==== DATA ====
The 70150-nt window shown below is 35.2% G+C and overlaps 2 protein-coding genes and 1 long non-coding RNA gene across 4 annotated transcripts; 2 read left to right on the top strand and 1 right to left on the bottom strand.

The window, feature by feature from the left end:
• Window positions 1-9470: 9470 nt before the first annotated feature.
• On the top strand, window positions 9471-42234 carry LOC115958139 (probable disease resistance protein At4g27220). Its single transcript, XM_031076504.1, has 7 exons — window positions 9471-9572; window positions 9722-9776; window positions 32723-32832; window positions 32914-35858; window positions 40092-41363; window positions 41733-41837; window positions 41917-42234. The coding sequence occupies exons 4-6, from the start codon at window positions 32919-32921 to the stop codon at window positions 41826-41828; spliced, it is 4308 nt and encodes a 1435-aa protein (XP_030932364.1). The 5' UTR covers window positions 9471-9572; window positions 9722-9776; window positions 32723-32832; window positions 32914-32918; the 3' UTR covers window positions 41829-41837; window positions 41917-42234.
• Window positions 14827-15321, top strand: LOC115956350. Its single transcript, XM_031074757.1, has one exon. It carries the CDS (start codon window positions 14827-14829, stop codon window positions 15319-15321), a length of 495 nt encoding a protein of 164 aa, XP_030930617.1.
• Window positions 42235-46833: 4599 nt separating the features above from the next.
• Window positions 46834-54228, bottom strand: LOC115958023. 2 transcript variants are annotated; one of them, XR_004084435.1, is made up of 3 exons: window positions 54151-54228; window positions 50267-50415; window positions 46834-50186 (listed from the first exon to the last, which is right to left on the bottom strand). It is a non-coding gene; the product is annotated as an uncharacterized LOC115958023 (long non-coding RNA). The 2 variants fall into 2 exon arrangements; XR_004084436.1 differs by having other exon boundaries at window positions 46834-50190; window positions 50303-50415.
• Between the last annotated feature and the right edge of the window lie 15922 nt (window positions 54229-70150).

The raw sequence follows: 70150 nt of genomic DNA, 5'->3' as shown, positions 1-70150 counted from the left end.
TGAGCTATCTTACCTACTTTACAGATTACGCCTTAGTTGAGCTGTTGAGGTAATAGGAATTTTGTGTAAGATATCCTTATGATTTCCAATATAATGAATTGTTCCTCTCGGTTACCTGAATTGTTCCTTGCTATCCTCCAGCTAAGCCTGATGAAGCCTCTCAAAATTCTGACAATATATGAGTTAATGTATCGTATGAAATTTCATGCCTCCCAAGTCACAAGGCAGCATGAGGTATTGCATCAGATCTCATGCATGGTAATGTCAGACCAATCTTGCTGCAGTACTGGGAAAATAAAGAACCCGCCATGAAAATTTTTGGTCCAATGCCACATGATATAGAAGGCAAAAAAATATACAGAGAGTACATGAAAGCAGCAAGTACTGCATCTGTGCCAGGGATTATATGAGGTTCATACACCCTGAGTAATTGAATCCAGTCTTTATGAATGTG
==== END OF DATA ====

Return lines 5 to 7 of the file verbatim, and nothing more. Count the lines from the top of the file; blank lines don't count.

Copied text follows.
• Window positions 14827-15321, top strand: LOC115956350. Its single transcript, XM_031074757.1, has one exon. It carries the CDS (start codon window positions 14827-14829, stop codon window positions 15319-15321), a length of 495 nt encoding a protein of 164 aa, XP_030930617.1.
• Window positions 42235-46833: 4599 nt separating the features above from the next.
• Window positions 46834-54228, bottom strand: LOC115958023. 2 transcript variants are annotated; one of them, XR_004084435.1, is made up of 3 exons: window positions 54151-54228; window positions 50267-50415; window positions 46834-50186 (listed from the first exon to the last, which is right to left on the bottom strand). It is a non-coding gene; the product is annotated as an uncharacterized LOC115958023 (long non-coding RNA). The 2 variants fall into 2 exon arrangements; XR_004084436.1 differs by having other exon boundaries at window positions 46834-50190; window positions 50303-50415.